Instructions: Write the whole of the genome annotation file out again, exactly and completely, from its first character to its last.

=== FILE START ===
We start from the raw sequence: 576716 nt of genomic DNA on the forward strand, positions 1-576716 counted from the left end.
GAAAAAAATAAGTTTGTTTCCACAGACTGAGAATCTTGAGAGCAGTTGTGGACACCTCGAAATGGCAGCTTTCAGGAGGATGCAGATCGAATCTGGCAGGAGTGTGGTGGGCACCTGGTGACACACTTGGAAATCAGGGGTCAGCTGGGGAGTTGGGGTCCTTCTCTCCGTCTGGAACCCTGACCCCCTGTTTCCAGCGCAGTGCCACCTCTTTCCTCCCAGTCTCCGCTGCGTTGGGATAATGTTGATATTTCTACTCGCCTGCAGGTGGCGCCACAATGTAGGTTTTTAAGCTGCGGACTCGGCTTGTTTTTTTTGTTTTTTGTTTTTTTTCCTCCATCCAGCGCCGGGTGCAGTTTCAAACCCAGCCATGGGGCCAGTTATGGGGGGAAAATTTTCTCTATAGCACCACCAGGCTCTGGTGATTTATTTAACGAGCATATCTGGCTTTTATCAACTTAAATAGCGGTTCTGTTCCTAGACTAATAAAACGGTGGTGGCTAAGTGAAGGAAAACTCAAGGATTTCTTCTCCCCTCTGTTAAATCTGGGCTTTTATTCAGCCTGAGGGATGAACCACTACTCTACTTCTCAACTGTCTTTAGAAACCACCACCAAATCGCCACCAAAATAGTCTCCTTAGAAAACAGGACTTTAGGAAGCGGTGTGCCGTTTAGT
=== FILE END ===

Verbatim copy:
We start from the raw sequence: 576716 nt of genomic DNA on the forward strand, positions 1-576716 counted from the left end.
GAAAAAAATAAGTTTGTTTCCACAGACTGAGAATCTTGAGAGCAGTTGTGGACACCTCGAAATGGCAGCTTTCAGGAGGATGCAGATCGAATCTGGCAGGAGTGTGGTGGGCACCTGGTGACACACTTGGAAATCAGGGGTCAGCTGGGGAGTTGGGGTCCTTCTCTCCGTCTGGAACCCTGACCCCCTGTTTCCAGCGCAGTGCCACCTCTTTCCTCCCAGTCTCCGCTGCGTTGGGATAATGTTGATATTTCTACTCGCCTGCAGGTGGCGCCACAATGTAGGTTTTTAAGCTGCGGACTCGGCTTGTTTTTTTTGTTTTTTGTTTTTTTTCCTCCATCCAGCGCCGGGTGCAGTTTCAAACCCAGCCATGGGGCCAGTTATGGGGGGAAAATTTTCTCTATAGCACCACCAGGCTCTGGTGATTTATTTAACGAGCATATCTGGCTTTTATCAACTTAAATAGCGGTTCTGTTCCTAGACTAATAAAACGGTGGTGGCTAAGTGAAGGAAAACTCAAGGATTTCTTCTCCCCTCTGTTAAATCTGGGCTTTTATTCAGCCTGAGGGATGAACCACTACTCTACTTCTCAACTGTCTTTAGAAACCACCACCAAATCGCCACCAAAATAGTCTCCTTAGAAAACAGGACTTTAGGAAGCGGTGTGCCGTTTAGT